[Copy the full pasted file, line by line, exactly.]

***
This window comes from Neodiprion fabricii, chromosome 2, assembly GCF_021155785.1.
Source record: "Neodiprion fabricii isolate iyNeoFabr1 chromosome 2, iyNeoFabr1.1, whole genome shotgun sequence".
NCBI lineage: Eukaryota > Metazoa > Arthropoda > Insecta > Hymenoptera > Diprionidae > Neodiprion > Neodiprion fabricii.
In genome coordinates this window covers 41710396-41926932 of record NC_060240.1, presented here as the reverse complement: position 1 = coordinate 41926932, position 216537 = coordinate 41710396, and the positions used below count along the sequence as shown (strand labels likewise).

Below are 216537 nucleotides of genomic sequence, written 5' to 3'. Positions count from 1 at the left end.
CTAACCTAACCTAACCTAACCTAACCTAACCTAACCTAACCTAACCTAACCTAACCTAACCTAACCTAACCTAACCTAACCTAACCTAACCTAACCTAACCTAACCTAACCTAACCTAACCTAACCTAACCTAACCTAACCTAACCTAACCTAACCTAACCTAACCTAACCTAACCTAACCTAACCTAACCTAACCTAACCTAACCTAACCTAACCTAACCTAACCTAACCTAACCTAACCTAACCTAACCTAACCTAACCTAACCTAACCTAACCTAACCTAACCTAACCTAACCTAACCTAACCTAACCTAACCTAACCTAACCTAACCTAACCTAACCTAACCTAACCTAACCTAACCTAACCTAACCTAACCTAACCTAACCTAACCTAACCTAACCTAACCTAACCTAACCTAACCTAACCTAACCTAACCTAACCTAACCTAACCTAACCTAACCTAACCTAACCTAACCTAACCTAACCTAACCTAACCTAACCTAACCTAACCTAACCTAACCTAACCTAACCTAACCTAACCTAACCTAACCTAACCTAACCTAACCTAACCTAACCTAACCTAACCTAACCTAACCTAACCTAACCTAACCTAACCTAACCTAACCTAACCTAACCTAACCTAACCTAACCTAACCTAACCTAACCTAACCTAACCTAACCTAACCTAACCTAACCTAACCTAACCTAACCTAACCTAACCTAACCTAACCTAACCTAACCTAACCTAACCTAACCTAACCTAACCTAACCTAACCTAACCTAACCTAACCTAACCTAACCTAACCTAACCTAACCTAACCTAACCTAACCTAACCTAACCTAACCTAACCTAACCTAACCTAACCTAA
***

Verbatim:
This window comes from Neodiprion fabricii, chromosome 2, assembly GCF_021155785.1.
Source record: "Neodiprion fabricii isolate iyNeoFabr1 chromosome 2, iyNeoFabr1.1, whole genome shotgun sequence".
NCBI lineage: Eukaryota > Metazoa > Arthropoda > Insecta > Hymenoptera > Diprionidae > Neodiprion > Neodiprion fabricii.
In genome coordinates this window covers 41710396-41926932 of record NC_060240.1, presented here as the reverse complement: position 1 = coordinate 41926932, position 216537 = coordinate 41710396, and the positions used below count along the sequence as shown (strand labels likewise).

Below are 216537 nucleotides of genomic sequence, written 5' to 3'. Positions count from 1 at the left end.
CTAACCTAACCTAACCTAACCTAACCTAACCTAACCTAACCTAACCTAACCTAACCTAACCTAACCTAACCTAACCTAACCTAACCTAACCTAACCTAACCTAACCTAACCTAACCTAACCTAACCTAACCTAACCTAACCTAACCTAACCTAACCTAACCTAACCTAACCTAACCTAACCTAACCTAACCTAACCTAACCTAACCTAACCTAACCTAACCTAACCTAACCTAACCTAACCTAACCTAACCTAACCTAACCTAACCTAACCTAACCTAACCTAACCTAACCTAACCTAACCTAACCTAACCTAACCTAACCTAACCTAACCTAACCTAACCTAACCTAACCTAACCTAACCTAACCTAACCTAACCTAACCTAACCTAACCTAACCTAACCTAACCTAACCTAACCTAACCTAACCTAACCTAACCTAACCTAACCTAACCTAACCTAACCTAACCTAACCTAACCTAACCTAACCTAACCTAACCTAACCTAACCTAACCTAACCTAACCTAACCTAACCTAACCTAACCTAACCTAACCTAACCTAACCTAACCTAACCTAACCTAACCTAACCTAACCTAACCTAACCTAACCTAACCTAACCTAACCTAACCTAACCTAACCTAACCTAACCTAACCTAACCTAACCTAACCTAACCTAACCTAACCTAACCTAACCTAACCTAACCTAACCTAACCTAACCTAACCTAACCTAACCTAACCTAACCTAACCTAACCTAACCTAACCTAACCTAACCTAACCTAACCTAACCTAACCTAACCTAACCTAACCTAACCTAACCTAACCTAACCTAACCTAACCTAACCTAACCTAACCTAACCTAACCTAACCTAA